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interface A<T> {

    interface B {
       // Results in non-static type variable T cannot
       // be referenced from a static context
       T foo(); 
    }

}

Is there anyway round this? Why is T seen as static when referenced from A.B?

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@BheshGurung Yes - intentional. –  auser Jun 9 '12 at 18:45
    
related: stackoverflow.com/a/74400/697449 –  Paul Bellora Jun 9 '12 at 20:35

2 Answers 2

up vote 5 down vote accepted

All the members fields of interface are by default public, static, final

Since inner interface is static by default, you can't refer T from static fields & methods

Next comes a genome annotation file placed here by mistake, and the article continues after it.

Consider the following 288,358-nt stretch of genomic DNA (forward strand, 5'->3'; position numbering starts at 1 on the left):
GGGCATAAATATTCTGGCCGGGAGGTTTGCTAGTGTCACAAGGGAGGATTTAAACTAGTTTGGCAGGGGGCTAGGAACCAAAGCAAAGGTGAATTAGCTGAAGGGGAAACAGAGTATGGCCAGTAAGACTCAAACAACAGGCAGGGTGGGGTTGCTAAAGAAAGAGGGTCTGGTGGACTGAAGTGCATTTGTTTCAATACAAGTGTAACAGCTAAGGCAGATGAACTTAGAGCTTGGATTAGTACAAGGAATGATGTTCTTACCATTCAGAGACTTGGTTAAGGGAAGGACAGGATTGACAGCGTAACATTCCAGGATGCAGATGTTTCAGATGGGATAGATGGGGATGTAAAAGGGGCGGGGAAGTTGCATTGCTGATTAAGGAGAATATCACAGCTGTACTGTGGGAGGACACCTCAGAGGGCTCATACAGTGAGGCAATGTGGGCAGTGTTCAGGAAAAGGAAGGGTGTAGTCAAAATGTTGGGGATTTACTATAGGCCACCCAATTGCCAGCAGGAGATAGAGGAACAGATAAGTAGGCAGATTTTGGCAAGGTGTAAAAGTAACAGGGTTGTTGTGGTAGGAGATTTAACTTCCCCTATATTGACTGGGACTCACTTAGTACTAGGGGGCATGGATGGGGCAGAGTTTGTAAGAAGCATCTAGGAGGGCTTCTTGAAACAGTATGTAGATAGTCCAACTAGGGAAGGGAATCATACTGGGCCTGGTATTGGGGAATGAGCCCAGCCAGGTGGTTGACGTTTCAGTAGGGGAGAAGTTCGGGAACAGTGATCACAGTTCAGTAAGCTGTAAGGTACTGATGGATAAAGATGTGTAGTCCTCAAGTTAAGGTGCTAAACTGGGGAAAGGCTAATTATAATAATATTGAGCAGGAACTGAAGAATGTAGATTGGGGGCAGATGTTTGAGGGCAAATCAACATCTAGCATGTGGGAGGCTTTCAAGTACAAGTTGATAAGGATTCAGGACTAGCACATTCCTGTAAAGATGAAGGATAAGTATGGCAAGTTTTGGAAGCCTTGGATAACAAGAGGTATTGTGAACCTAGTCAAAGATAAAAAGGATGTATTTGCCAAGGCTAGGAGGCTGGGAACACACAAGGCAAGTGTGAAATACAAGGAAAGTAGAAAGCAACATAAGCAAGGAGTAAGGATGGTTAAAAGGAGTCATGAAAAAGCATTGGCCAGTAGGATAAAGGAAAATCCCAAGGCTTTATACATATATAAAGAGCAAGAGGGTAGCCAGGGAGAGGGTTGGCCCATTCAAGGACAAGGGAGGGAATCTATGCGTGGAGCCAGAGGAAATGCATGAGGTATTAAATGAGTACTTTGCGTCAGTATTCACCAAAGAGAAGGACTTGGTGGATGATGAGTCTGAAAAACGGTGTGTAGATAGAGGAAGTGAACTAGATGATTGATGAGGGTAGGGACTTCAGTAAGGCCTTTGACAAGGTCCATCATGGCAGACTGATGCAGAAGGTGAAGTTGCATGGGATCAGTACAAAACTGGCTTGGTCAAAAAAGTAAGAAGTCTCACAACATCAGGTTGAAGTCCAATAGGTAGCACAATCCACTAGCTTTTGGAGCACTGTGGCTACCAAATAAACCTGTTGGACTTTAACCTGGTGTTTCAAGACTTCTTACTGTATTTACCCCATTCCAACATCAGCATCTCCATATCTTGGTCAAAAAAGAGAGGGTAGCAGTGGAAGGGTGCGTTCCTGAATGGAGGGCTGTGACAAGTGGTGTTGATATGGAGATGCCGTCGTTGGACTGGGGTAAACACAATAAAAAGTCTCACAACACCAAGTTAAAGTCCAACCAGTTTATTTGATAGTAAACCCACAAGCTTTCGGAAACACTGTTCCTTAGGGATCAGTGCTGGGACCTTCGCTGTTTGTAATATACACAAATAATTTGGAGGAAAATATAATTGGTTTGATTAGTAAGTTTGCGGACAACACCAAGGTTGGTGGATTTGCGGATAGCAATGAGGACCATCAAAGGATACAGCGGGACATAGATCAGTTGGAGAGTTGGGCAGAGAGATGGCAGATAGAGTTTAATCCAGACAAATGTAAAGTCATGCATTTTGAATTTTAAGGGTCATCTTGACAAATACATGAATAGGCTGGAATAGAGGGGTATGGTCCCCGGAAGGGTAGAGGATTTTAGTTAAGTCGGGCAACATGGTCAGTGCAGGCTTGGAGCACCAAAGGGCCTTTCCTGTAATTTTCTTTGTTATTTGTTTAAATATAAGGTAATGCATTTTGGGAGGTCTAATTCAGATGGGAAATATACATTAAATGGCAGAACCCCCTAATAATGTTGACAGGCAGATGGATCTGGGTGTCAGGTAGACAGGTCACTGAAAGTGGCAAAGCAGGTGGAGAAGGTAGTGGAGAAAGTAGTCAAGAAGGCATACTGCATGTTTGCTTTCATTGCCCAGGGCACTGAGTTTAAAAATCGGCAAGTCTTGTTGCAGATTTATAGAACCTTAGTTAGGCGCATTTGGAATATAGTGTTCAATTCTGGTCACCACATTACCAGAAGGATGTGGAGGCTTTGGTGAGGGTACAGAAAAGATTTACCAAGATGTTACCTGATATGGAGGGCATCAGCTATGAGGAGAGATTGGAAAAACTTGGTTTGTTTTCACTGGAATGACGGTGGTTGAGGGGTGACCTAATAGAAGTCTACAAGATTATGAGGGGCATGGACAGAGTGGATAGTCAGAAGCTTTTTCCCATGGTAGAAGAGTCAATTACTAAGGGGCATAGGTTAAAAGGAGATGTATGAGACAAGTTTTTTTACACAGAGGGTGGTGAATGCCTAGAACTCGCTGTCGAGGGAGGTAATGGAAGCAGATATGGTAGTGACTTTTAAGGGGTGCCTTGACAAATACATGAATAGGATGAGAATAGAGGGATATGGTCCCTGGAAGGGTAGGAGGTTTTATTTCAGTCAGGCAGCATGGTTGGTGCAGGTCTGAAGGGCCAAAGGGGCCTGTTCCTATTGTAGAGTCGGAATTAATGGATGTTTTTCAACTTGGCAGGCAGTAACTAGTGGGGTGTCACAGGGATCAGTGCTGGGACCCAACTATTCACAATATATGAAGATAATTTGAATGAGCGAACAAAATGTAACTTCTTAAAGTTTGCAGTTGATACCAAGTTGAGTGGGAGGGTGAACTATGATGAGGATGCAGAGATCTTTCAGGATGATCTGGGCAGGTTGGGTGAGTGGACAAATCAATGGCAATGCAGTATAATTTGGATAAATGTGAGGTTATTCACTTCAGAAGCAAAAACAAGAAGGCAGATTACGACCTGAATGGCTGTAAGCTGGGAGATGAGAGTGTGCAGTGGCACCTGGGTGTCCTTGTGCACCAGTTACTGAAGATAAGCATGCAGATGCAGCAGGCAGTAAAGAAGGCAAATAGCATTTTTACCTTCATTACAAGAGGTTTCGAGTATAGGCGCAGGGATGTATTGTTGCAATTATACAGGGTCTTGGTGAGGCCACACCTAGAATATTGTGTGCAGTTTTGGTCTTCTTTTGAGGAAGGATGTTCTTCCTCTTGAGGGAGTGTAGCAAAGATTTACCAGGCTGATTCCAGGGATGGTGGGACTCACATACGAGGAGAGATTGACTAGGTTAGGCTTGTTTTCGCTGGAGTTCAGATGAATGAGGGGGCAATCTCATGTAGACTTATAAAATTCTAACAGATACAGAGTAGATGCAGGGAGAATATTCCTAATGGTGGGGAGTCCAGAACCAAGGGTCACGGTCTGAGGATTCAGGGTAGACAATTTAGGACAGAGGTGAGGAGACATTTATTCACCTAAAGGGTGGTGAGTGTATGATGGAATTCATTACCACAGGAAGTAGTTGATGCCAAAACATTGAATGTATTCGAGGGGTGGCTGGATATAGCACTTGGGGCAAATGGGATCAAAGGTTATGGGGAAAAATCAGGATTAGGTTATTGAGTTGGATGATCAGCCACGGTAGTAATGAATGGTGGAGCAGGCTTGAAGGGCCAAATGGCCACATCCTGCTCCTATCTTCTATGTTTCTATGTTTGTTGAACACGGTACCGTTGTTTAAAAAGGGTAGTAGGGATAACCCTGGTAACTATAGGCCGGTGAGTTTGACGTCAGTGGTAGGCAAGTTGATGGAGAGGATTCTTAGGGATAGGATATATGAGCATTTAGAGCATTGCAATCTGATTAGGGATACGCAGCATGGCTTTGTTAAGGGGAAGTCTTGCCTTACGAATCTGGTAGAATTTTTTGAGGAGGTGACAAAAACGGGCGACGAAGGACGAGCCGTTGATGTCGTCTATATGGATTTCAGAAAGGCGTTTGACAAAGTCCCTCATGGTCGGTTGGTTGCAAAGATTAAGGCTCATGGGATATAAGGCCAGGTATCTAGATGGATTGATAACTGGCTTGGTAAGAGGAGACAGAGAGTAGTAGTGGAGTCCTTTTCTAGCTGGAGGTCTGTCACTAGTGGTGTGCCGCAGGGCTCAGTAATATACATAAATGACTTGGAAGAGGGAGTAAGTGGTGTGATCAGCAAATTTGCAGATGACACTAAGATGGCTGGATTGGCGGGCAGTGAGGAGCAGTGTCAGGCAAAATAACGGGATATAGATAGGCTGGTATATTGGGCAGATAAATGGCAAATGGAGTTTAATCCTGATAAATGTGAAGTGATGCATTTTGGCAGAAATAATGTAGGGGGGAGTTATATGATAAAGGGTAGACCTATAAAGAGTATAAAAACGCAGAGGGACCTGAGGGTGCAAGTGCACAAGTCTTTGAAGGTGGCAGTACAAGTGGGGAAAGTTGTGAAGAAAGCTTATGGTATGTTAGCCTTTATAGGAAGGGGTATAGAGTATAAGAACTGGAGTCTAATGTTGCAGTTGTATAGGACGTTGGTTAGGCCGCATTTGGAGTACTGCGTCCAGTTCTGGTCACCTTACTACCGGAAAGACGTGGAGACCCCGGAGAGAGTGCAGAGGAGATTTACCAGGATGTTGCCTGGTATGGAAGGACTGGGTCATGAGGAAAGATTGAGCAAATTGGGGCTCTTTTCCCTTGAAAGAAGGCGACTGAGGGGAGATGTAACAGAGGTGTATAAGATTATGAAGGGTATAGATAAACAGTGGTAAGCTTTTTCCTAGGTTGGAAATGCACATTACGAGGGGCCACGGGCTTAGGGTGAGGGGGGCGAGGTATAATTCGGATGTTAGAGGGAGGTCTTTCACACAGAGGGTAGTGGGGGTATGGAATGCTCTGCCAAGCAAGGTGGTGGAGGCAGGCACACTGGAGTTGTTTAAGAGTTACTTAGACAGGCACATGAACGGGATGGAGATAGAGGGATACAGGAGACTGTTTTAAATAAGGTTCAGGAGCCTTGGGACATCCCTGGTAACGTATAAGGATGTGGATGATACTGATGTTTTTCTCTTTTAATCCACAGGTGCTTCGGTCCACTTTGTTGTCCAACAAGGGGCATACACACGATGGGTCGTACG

Because T is actually associated with instance of class, if it were associated with static field or method which is associated with class then it wouldn't make any sense

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Thanks, that answers the first part of the question. How do I get the type T seen in the inner interface to be the same type at that of the containing interface? –  auser Jun 9 '12 at 18:51
1  
I would remove the first sentence as it's unnecessary and misleading - yes interface fields are implicitly public static final but this has to do with interface methods which are implicitly public abstract. The fact that inner interfaces are implicitly static themselves is what's important. –  Paul Bellora Jun 9 '12 at 22:12
    
well inner interface is same as inner field –  Jigar Joshi Jun 10 '12 at 5:27

How about something like this.

public interface A<T> {

     interface B<T> extends A<T>{

       T foo(); 
    }

}
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